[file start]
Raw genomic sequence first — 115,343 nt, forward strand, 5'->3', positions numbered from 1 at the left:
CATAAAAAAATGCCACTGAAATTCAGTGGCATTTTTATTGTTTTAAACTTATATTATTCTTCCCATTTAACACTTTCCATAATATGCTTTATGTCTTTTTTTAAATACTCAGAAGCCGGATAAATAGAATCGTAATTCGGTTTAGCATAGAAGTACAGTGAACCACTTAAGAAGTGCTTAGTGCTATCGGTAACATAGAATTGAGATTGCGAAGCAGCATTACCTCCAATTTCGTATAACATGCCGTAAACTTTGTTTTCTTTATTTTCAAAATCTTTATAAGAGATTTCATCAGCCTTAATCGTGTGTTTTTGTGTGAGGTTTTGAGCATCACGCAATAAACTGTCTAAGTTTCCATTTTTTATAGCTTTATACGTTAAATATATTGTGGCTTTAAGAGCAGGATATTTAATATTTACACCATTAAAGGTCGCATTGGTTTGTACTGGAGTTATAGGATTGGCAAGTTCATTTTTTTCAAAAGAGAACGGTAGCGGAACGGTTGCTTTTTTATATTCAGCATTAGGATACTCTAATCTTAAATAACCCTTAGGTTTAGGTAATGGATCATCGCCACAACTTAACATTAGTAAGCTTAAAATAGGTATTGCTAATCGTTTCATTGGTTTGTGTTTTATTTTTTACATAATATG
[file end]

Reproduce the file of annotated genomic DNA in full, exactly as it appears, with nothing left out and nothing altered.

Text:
Raw genomic sequence first — 115,343 nt, forward strand, 5'->3', positions numbered from 1 at the left:
CATAAAAAAATGCCACTGAAATTCAGTGGCATTTTTATTGTTTTAAACTTATATTATTCTTCCCATTTAACACTTTCCATAATATGCTTTATGTCTTTTTTTAAATACTCAGAAGCCGGATAAATAGAATCGTAATTCGGTTTAGCATAGAAGTACAGTGAACCACTTAAGAAGTGCTTAGTGCTATCGGTAACATAGAATTGAGATTGCGAAGCAGCATTACCTCCAATTTCGTATAACATGCCGTAAACTTTGTTTTCTTTATTTTCAAAATCTTTATAAGAGATTTCATCAGCCTTAATCGTGTGTTTTTGTGTGAGGTTTTGAGCATCACGCAATAAACTGTCTAAGTTTCCATTTTTTATAGCTTTATACGTTAAATATATTGTGGCTTTAAGAGCAGGATATTTAATATTTACACCATTAAAGGTCGCATTGGTTTGTACTGGAGTTATAGGATTGGCAAGTTCATTTTTTTCAAAAGAGAACGGTAGCGGAACGGTTGCTTTTTTATATTCAGCATTAGGATACTCTAATCTTAAATAACCCTTAGGTTTAGGTAATGGATCATCGCCACAACTTAACATTAGTAAGCTTAAAATAGGTATTGCTAATCGTTTCATTGGTTTGTGTTTTATTTTTTACATAATATG